Friday, December 25, 2009
My Tote Bag Mini Tutorial
When I started to work on the tote bags for my neighbors, I decided that I would take a couple of pictures. I was telling my sister Jodi what went into making the bags and I think it was a little confusing since she doesn't sew or embroider. It may look easy and quick but not necessarily so. With machine embroidery, I do like how you can embellish so many things. I hate the prep work involved with embroidery. I also hate sitting and babysitting the machine. Yes, some projects I can walk away or sit at one of the other machines and sew while the D1 is embroidering. But there are many projects that you have to be watching the needle at all times. Any time I have something turned inside out like the tote bag or onsies, I stay at the machine. Anytime I am embroidering on something thick or strange, like the tote bags, pet mesh, an insulated lunch bag, I stay at the machine.
The first thing that I need to do is to make my center of the tote bag. I want the center of my design to be about 4 inches below the top of the bag. I also want the design to be centered between the handles. I am using a water soluble marker. With the tote bags, I will be turning them inside out. It makes the job a little easier because you can see the fabric that you don't want to embroider and keep it out of the way. I am using a hoopless technique with the bags. This means that I won't be placing the tote in the middle of the hoop. I will put my stabilizer in the hoop then tighten the screw. A few reasons to go hoopless is so you don't get hoop burn on your project. I also don't want to hoop something thick as I might break or stretch out the hoop.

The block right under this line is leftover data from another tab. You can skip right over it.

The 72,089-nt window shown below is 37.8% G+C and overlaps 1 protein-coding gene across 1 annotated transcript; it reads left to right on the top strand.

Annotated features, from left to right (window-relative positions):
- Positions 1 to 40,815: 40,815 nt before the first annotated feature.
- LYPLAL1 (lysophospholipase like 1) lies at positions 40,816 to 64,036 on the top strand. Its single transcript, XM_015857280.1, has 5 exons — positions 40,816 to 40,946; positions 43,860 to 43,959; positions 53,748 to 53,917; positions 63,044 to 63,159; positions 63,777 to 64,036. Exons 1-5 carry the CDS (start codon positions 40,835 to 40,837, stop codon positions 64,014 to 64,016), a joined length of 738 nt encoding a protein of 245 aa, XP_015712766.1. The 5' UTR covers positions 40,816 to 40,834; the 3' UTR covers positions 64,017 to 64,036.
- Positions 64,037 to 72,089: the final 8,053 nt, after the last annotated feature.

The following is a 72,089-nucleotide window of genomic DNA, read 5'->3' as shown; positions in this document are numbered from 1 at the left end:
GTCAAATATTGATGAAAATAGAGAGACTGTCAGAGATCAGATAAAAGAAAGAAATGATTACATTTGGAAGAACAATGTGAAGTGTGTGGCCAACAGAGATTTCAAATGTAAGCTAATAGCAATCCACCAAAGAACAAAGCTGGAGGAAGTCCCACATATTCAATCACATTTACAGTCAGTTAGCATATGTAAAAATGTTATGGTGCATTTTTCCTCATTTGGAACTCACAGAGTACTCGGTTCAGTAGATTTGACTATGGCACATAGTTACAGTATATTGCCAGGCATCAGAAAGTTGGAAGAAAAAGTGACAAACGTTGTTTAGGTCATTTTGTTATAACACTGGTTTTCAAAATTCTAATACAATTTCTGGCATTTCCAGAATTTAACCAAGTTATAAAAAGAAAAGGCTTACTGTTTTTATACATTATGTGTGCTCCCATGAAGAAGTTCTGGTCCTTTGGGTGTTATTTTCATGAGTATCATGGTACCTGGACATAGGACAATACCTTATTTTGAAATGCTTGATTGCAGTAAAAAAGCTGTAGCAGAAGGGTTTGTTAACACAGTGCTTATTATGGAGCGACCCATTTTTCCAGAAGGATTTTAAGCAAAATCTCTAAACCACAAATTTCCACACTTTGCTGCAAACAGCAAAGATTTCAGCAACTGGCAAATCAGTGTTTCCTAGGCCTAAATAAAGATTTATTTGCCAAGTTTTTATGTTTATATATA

Because I won't be hooping the bag, I do need to do a few things to make sure that the tote bag is stable while it is stitching out. I also don't want it to shift away from the markings and cause my designs to be off center. After my stabilizer is hooped and marked, I spray some Sulky KK2000 on the stabilizer. This is a temporary adhesive. I also try to put straight pins in as long as I feel that the pins will be totally out of the way of the needle. The final stabilizing technique I employ is the use of the fix or basting stitch. This stitch will baste around your design perimeter. Ok, now that that is all done, time to do the stitch out.
The thing I wanted to show everyone is why I need to stay there. You can see that there isn't a lot of room and I have the back of the tote bag to keep out of the way. If you aren't paying attention and this fabric gets in the way of your design, it can be a bear to pick out. The needle is moving at a rapid pace and can put down hundreds of stitches in a minutes time.